New Jersey Takes In $40.6 Million In Sports Bets In July
Hartford Courant, August 15, 2018
By Wayne Parry
Sports betting is off and running in New Jersey, with three casinos and two racetracks taking in $40.6 million in wagers in July, the first full month it was legal.
Those figures were part of a report that showed that Hard Rock debuted as Atlantic City's No. 3 casino in terms of gambling revenue out of the nine casinos in town. Ocean Resort came in last in its first full month of operation.
New Jersey won a U.S. Supreme Court case in May clearing the way for all 50 states to offer sports betting if they choose. Since betting began in New Jersey on June 14, more than $57 million in bets has been taken in, and additional companies continue to join a rapidly expanding market.
July's numbers were mainly posted by the Borgata and Ocean Resort casinos, and the Monmouth Park and Meadowlands racetracks. Bally's casino began taking sports bets on July 30.
Since then, Harrah's and Resorts have started taking sports bets as well, but their revenue will not be reported until mid-September.
The Meadowlands, about 6 miles (9.66 kilometers) from New York City in East Rutherford, New Jersey, where the NFL's New York Jets and Giants play, took in $1.35 million in July, having started taking bets on July 14. Monmouth Park, which started taking bets June 14, took in $856,280 in July, and has won $3.1 million since mid-June.
Joe Asher, CEO of William Hill US, which runs the sports books at Monmouth Park and the Ocean Resort Casino, said he is "thrilled with the early numbers at both Monmouth and Ocean. They are clearly exceeding our expectations of where we thought we would be at this early stage. There's no doubt the New Jersey sports betting market has a lot of potential."
The Borgata took in $562,830 in sports betting in July, and Ocean Resort handled just over $1 million. Bally's did just under $18,000 in the two days it took sports bets in July.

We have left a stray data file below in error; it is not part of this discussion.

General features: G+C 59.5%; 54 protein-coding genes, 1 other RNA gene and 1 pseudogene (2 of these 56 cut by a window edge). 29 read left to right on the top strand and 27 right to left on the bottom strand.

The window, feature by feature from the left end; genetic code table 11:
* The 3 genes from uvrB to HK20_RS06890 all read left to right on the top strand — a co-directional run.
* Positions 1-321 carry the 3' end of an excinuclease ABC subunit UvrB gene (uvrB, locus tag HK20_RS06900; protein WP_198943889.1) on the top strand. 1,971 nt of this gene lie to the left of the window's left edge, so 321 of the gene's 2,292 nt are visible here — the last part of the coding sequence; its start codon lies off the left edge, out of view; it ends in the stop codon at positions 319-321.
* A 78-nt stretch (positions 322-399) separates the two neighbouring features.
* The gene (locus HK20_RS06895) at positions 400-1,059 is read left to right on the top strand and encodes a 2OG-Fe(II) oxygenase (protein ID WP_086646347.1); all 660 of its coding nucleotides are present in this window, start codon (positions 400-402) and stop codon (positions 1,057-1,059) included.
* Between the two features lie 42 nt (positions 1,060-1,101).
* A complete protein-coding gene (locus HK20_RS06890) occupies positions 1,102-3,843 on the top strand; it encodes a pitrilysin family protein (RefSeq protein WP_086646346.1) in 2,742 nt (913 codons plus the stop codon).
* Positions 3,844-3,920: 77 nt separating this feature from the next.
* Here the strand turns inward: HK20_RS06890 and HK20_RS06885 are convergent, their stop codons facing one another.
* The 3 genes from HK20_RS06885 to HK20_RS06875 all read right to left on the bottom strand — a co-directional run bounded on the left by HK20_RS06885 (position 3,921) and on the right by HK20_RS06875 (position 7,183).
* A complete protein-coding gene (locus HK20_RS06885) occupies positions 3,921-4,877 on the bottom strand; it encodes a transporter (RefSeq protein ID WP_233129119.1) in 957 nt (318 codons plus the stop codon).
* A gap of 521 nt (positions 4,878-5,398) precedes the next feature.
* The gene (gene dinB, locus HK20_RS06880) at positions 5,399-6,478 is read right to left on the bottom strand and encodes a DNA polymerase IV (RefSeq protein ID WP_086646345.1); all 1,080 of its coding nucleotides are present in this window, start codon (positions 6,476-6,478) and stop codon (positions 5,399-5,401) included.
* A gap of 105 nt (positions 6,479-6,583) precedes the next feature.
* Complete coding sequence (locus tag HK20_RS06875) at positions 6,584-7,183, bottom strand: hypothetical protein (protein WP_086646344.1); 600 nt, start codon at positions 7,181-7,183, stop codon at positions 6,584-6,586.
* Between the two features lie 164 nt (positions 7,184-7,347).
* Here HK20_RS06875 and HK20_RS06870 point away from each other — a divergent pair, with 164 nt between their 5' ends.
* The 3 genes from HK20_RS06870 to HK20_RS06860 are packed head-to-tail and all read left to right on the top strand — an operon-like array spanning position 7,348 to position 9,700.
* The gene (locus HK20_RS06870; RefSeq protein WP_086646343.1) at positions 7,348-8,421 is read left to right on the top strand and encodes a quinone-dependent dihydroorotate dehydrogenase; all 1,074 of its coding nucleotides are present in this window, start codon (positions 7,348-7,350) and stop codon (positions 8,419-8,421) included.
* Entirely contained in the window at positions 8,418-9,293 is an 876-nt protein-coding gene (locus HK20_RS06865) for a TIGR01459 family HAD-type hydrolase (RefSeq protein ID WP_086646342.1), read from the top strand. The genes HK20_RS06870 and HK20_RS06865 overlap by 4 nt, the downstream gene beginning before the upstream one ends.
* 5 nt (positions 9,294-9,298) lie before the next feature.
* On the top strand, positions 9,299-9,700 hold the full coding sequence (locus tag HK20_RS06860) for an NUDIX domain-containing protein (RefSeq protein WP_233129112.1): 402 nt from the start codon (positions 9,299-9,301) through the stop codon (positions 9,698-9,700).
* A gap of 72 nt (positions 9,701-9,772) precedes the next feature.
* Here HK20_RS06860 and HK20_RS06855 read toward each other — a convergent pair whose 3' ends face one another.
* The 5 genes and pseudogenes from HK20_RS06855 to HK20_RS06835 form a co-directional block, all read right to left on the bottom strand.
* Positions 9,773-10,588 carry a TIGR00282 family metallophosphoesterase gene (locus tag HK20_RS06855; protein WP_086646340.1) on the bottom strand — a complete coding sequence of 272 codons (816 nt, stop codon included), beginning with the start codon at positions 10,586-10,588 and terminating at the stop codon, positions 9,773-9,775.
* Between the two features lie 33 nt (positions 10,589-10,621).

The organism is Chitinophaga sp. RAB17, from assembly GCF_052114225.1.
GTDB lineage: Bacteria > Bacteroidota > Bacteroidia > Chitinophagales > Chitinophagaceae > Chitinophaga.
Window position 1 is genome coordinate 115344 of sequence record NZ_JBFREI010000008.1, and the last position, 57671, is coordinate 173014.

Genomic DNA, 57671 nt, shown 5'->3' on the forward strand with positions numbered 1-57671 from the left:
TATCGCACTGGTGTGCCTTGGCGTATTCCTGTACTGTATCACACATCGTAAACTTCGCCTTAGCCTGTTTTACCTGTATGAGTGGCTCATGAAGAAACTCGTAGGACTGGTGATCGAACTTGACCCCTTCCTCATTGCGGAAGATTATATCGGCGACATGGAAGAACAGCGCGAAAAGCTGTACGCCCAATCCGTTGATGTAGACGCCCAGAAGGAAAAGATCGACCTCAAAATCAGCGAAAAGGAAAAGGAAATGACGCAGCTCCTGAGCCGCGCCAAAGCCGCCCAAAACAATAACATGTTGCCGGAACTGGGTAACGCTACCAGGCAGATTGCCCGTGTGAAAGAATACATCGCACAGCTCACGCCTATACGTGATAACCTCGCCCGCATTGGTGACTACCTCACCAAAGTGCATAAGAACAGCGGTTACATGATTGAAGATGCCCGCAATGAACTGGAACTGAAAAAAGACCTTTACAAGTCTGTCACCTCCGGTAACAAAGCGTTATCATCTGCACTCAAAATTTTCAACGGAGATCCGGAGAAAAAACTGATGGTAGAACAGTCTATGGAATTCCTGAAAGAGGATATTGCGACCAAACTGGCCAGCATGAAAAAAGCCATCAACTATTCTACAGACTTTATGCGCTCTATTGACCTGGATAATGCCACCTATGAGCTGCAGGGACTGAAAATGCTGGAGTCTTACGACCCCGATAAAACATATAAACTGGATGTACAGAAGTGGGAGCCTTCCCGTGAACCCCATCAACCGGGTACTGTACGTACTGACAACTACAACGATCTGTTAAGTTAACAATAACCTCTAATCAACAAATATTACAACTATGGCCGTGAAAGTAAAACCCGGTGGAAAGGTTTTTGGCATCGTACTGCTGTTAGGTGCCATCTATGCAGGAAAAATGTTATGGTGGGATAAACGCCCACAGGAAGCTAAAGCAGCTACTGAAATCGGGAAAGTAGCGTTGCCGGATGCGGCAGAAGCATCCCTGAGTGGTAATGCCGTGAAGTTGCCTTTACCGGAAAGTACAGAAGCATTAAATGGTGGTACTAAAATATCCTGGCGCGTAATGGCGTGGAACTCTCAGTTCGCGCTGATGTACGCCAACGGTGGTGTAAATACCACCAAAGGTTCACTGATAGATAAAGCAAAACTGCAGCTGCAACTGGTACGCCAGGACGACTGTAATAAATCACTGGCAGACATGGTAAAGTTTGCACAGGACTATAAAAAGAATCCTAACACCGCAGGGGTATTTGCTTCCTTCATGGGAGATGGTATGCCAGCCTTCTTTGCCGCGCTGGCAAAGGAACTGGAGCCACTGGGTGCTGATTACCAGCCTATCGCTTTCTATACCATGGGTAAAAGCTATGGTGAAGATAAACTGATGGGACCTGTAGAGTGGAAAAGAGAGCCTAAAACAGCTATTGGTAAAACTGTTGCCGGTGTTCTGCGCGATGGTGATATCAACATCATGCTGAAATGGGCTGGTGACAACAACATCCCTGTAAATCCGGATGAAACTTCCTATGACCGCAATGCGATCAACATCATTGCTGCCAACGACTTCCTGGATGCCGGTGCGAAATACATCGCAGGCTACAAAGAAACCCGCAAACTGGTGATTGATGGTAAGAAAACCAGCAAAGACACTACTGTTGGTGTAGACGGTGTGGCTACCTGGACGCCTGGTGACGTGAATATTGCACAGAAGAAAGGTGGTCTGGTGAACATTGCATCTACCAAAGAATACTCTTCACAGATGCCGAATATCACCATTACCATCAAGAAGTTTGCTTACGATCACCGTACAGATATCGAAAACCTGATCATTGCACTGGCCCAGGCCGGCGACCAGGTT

Sports betting generated $325,646 in state taxes in July.
Figures released Tuesday by the New Jersey Division of Gaming Enforcement show the Borgata, Ocean Resort and Bally's, and the two tracks saw gross sports betting revenue of $3.8 million on those bets.
But regulators caution that bets involving future outcomes, such as the winner of football's Super Bowl, won't be paid out for months.
Of completed events that were the subject of betting, they retained just under 6 percent of the amount wagered.
Harrah's and Resorts casinos began offering sports betting in August.
Big take for casinos back to top
Including all gambling revenue, the nine casinos took in $302 million in July, up 12.8 percent from a year ago. But that's mainly because two newly reopened casinos had their first full month of operation in July, including Hard Rock, the former Trump Taj Mahal. It debuted as Atlantic City's No. 3 casino out of the nine now operating in terms of revenue, with $32.7 million. It trailed only Tropicana, at $37 million, and perennial leader Borgata, which won $76.6 million in July.
Looking more closely at individual casinos, July was actually not a great month. Of the seven casinos that were operating a year ago, only the Golden Nugget showed a year-over-year increase in July, with $29.4 million, an increase of 8.8 percent over July 2017.
Harrah's was down 14.1 percent to $31.4 million and Resorts was down 12.7 percent to $17.8 million. Resorts president Mark Giannantonio said the casino did more business this July than last, but was hurt by some losses at table games.
Caesars was down 10.3 percent to $29.3 million; Bally's was down 9.9 percent to $20.5 million; Tropicana was down 9.8 percent, and Borgata was down 4.4 percent.
Ocean Resort, the former Revel casino won $17 million in its first full month, ranking it last among the city's nine casinos. Bruce Deifik, who owns the property formerly known as Revel, noted that July was the first time in its history that it generated a positive cash flow. He reopened the site in January after buying it from Florida developer Glenn Straub, who failed to open it for two years.
"To be ninth out of nine in this position, I'm tickled pink," he said. "This was a property that for two years had a cloud over its head, people thought it was cursed, and no one thought I'd ever get it open."
Internet gambling continued its strong performance in July, up nearly 26 percent from a year ago to $25.8 million.